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Small Business Optimism in Midst of “Economic Winter”

A survey by the National Federation of Independent Business (NFIB) reports small business optimism rose nationwide in December for the fourth consecutive month. While the NFIB's Optimism Index gained 5.7 points since September, it is still 6 points below the pre-recession average.

Kevin Shivers, Pennsylvania Director of the NFIB, says they have been measuring optimism since the 1970s. "We reach out each month to small business owners to find out in the perspective months what are their plans for hiring new employees, what are their plans for new machinery or equipment, or what are their plans for increasing investments or expanding their capacity or expanding their facilities," Shivers said.

Shivers said the index provides a more accurate measure of economic vitality than the unemployment rate. He said the jobless rate only gives a glimpse of the economy in the past month, while the index explains what owners and entrepreneurs are thinking going forward.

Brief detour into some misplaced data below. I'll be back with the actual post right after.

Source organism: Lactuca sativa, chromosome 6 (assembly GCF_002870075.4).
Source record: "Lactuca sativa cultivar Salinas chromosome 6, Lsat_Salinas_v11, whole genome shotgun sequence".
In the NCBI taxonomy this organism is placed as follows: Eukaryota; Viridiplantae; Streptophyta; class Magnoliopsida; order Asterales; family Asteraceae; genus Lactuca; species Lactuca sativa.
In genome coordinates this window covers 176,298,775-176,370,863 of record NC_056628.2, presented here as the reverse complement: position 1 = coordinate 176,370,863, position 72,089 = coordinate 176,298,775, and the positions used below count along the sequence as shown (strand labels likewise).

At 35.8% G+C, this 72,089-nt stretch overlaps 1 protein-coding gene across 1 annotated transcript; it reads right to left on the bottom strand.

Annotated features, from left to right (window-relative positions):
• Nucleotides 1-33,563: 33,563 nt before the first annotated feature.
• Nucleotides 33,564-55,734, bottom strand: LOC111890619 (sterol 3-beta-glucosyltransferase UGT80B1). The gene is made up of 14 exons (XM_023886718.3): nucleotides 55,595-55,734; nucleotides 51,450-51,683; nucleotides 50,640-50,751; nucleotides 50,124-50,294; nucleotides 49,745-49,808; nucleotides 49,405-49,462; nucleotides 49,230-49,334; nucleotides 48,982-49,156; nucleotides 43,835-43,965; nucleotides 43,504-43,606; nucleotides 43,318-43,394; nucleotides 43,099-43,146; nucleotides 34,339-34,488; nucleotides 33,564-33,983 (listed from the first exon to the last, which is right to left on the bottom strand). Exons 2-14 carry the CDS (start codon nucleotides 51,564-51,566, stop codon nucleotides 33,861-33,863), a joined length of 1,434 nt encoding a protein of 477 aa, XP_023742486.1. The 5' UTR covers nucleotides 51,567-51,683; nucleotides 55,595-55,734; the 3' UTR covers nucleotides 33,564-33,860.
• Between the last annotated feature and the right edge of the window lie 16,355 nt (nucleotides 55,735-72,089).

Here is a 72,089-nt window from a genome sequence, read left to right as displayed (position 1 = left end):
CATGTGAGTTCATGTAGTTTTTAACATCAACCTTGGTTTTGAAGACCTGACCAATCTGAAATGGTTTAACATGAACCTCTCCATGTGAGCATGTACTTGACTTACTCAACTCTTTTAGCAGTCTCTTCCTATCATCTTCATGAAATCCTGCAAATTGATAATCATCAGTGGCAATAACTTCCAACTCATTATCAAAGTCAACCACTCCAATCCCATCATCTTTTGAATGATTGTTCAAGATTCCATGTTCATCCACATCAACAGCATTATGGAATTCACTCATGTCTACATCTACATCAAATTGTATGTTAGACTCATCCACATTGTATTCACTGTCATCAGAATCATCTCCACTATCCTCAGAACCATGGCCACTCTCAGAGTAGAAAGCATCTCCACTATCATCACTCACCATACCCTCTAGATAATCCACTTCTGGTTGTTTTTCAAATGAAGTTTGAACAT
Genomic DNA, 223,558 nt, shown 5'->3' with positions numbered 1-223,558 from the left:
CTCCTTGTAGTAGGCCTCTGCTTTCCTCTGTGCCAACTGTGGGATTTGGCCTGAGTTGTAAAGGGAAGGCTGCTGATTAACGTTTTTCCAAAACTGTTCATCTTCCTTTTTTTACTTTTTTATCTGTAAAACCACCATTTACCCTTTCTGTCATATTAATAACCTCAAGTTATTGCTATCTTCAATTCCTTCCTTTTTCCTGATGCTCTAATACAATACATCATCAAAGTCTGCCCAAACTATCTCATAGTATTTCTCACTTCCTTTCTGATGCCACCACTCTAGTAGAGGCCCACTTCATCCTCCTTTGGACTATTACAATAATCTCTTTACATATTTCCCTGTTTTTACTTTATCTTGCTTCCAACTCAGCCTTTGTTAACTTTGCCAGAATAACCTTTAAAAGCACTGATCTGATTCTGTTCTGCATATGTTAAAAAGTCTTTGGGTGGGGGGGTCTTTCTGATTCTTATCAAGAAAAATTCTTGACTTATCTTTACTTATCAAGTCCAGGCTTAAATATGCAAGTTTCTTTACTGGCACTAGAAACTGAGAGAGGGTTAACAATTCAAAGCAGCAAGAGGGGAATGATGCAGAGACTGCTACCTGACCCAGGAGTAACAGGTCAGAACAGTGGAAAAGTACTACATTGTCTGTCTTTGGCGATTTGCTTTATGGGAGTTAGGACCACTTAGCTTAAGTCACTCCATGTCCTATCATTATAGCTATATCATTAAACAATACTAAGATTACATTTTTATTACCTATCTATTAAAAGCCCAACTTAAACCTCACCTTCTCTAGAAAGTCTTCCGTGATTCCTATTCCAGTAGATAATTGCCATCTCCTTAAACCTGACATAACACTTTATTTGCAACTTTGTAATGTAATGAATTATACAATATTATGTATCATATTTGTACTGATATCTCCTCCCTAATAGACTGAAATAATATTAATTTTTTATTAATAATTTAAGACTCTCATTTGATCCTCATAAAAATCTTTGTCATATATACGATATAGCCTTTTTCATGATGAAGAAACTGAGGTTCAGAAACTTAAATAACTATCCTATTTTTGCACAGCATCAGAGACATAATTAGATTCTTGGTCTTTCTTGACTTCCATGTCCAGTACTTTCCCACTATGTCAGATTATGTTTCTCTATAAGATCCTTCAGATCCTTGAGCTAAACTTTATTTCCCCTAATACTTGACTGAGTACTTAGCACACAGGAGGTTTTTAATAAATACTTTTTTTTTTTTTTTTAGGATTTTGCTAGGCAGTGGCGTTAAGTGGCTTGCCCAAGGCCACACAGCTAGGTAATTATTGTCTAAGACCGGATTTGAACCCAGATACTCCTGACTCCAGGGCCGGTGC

According to the report, the largest problem small businesses are facing is lower sales. "If there are fewer customers that are coming in the store to buy stuff, then business owners are going to be holding back on making investments to purchase new inventory or perhaps making investments to purchase new machinery or equipment," said Shivers. "And it raised the lack of confidence that employers had with the economy and the policy makers who are shaping our economic climate."

He said before the recession, businesses were most worried about energy and health insurance costs, but sales are now the top concern because they keep businesses afloat.

Shivers said more fiscal responsibility from the federal and state governments would aid small businesses. He said business owners fear governments continuing to take on debt because increased debt usually means more taxes.

Government regulation also adds burdens to businesses, according to Shivers. He said a host of new Washington regulations are adding to employers' troubles and the current cost of complying with federal regulations is around $10,000 per worker.

Shivers said there is hope the rising trend of optimism might stick, but in 2011 the index rose during the early part of the year only to decrease in March and April.

You can read the full report [PDF] at the NFIB website.